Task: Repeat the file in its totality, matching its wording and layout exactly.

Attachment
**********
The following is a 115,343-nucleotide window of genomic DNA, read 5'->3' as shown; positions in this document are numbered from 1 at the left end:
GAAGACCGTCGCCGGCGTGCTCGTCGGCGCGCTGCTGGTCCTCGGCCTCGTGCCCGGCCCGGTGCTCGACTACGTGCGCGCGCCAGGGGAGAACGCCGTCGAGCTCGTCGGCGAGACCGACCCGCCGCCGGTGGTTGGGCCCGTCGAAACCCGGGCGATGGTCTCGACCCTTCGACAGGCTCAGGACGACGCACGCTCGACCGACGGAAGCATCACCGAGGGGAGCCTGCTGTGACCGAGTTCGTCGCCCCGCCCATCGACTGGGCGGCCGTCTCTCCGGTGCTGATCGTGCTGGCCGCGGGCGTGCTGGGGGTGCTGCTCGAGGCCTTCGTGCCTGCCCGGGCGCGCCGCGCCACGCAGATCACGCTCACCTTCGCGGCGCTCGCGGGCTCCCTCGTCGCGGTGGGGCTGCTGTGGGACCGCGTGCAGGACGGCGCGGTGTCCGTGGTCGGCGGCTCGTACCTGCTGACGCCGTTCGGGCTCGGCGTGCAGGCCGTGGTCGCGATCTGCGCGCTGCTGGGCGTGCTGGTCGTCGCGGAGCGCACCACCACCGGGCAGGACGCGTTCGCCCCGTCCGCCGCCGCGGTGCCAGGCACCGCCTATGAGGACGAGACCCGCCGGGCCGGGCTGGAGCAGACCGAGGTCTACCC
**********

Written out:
The following is a 115,343-nucleotide window of genomic DNA, read 5'->3' as shown; positions in this document are numbered from 1 at the left end:
GAAGACCGTCGCCGGCGTGCTCGTCGGCGCGCTGCTGGTCCTCGGCCTCGTGCCCGGCCCGGTGCTCGACTACGTGCGCGCGCCAGGGGAGAACGCCGTCGAGCTCGTCGGCGAGACCGACCCGCCGCCGGTGGTTGGGCCCGTCGAAACCCGGGCGATGGTCTCGACCCTTCGACAGGCTCAGGACGACGCACGCTCGACCGACGGAAGCATCACCGAGGGGAGCCTGCTGTGACCGAGTTCGTCGCCCCGCCCATCGACTGGGCGGCCGTCTCTCCGGTGCTGATCGTGCTGGCCGCGGGCGTGCTGGGGGTGCTGCTCGAGGCCTTCGTGCCTGCCCGGGCGCGCCGCGCCACGCAGATCACGCTCACCTTCGCGGCGCTCGCGGGCTCCCTCGTCGCGGTGGGGCTGCTGTGGGACCGCGTGCAGGACGGCGCGGTGTCCGTGGTCGGCGGCTCGTACCTGCTGACGCCGTTCGGGCTCGGCGTGCAGGCCGTGGTCGCGATCTGCGCGCTGCTGGGCGTGCTGGTCGTCGCGGAGCGCACCACCACCGGGCAGGACGCGTTCGCCCCGTCCGCCGCCGCGGTGCCAGGCACCGCCTATGAGGACGAGACCCGCCGGGCCGGGCTGGAGCAGACCGAGGTCTACCC